When all parties to a transaction follow the terms set forth in the deposit receipt, the odds of a smooth transaction increase.  Problems begin when the contract is not strictly followed.  Transactions can get out of control very quickly when there is deviation from the contract. 

The Realtor’s job is to help their client understand and follow the provisions set forth in the deposit receipt.

 


This article was published in the San Francisco Examiner.

Articles are written by Eric Ruxton and Larry Aikins, owners of Terrace Realty, Inc. and Terrace Associates, Inc. in Redwood City. Terrace has been in business more than 55 years and in addition to being an independent Brokerage Company, also owns and operates rental properties.

 

 

 

 

Local Rental Markets

Rental prices, fueled by the healthy jobs market, continue to rise in the Bay Area. 

This past year we have seen rental increases ranging from 10% to 25% on the peninsula.  A number of other metropolitan areas across the country are experiencing a similar tight rental market.   There is a lot of pent up demand causing pressure on the rental market, and it is very expensive to live here; the affordability index is getting worse.  

Rent prices have been steadily rising since 2000 and now a steadily growing portion of monthly income is needed to support the rising cost of rent.  Tenants are often paying as much as 50% of their take home income towards the cost of rental housing in the cities with high demand.

The inventory of houses and income properties for sale continues to be very low and consequently purchase prices are up significantly.  This in turn puts pressure on the already tight rental market. 

San Francisco has had about a 15% rise in rents over the past year.  20 of the country’s larger markets have experienced rent increases that far outpace growth in income.

Our local rents are high, but so are rents in Seattle, Portland, Denver, Orange County and San Diego.  Areas across the nation that are experiencing strong job growth are seeing rental demand exceed available supply and the consequent large increases in rental prices.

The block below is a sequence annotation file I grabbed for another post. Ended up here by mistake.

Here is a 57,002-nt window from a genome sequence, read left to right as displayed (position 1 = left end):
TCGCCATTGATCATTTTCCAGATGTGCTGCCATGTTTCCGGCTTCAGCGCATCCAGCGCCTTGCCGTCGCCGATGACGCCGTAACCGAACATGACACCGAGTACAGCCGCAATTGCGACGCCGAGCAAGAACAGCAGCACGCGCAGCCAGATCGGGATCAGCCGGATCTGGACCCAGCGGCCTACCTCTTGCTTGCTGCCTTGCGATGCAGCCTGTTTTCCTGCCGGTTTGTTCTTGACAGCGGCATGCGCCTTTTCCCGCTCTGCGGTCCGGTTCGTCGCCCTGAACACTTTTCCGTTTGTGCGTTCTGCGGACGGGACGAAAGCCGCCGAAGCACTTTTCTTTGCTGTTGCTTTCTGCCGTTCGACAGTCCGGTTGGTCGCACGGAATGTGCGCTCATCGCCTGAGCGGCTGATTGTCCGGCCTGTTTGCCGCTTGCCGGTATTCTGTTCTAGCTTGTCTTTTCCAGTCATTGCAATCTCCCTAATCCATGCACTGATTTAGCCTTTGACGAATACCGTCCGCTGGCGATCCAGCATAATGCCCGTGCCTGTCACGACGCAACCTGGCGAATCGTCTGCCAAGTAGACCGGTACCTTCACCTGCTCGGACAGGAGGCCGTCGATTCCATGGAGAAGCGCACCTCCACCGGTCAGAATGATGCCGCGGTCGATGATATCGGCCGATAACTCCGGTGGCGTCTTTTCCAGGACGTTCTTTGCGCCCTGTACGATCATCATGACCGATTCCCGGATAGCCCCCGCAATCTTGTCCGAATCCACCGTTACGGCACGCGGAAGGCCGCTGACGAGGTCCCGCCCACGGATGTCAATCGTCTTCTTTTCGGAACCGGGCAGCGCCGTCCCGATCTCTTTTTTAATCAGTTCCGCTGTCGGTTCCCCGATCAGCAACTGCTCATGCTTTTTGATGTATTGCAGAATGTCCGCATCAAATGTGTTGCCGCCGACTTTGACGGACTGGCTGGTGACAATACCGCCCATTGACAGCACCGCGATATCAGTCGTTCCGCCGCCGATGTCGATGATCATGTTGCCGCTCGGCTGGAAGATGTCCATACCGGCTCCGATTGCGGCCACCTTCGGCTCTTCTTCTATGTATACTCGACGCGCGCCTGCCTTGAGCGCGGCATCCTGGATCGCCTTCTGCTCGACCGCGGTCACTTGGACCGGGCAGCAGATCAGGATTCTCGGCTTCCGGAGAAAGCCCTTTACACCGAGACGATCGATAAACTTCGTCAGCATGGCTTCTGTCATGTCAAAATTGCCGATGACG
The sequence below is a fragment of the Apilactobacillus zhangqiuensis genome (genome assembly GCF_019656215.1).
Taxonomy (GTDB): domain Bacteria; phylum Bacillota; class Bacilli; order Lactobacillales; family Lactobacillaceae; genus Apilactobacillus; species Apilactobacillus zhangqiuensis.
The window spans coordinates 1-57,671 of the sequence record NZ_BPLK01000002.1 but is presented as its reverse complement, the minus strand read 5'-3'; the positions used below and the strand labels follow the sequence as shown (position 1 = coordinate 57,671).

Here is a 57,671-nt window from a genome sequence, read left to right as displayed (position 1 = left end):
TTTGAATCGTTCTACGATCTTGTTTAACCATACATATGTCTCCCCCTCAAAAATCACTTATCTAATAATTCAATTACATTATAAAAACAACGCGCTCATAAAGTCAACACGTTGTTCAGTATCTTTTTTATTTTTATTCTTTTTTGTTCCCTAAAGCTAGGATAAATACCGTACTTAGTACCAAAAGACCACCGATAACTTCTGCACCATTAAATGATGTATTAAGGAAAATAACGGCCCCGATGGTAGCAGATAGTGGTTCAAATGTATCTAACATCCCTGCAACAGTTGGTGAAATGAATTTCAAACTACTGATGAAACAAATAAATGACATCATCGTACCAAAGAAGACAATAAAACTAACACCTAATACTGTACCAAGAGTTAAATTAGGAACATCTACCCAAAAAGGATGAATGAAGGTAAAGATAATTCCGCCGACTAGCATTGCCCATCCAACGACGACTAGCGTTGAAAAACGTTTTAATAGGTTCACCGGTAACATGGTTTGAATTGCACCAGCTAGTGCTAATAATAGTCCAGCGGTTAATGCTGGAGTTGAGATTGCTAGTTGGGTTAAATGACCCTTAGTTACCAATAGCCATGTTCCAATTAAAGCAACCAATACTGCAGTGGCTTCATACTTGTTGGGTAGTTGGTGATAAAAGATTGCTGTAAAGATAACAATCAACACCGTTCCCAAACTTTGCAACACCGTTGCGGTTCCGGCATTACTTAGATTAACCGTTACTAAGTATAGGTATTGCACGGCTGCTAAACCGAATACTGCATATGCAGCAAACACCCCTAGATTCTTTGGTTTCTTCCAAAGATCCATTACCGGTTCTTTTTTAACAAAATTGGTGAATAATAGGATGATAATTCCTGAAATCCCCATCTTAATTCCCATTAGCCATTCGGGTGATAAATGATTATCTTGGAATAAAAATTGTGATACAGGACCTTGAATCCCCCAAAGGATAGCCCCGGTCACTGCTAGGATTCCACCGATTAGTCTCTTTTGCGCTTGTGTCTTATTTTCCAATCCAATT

Redwood City is adding approximately 3,000 new apartment units. 

Some are already completed and many more are nearing completion soon.  This will help ease the pressure that results from low inventory.  Redwood City has also built about 500,000 sq. ft. of new Class A office space to meet the growing demand due to job growth in the area.

Our job market is strong and techies are coming here from all over the nation and world.

Typical one bedrooms are renting for $1,700.00 to $2,200.00,  two bedrooms $2,400.00 to $2,700.00, and three bedroom $3,000.00+.   If you are looking at one of the newly built units, you can add $600.00 to $1000.00 to these prices.

One thing that is always certain is that real estate markets are constantly in transition.  We feel we are somewhere in the middle of our local rising market, and perhaps may be working our way toward the end of this cycle.  The market should stabilize in the near future and become a little less volatile.

 

 

This article was published in the San Francisco Examiner.

Articles are written by Eric Ruxton and Larry Aikins, owners of Terrace Realty, Inc. and Terrace Associates, Inc. in Redwood City. Terrace has been in business more than 55 years and in addition to being an independent Brokerage Company, also owns and operates rental properties.

 

What Creates Value?

Some factors that tend to create value and demand in the real estate market include scarcity, population, employment, wages and vacancy levels.  On the San Francisco peninsula we have very limited space for new construction.  Most of the real estate sold in our area is pre-existing real estate.  There is very little new development, except where a tear-down has occurred.  

There is only so much “dirt”. This, combined with other factors, creates a type of scarcity that only exists in a few other areas in the country.

Population trends have a basic influence on the sale of real estate.  Since shelter is a basic human need, it is obvious that the general need for housing will grow as the population grows.  This need for housing, whether in the form of owned or rented property, is very evident in the Bay Area.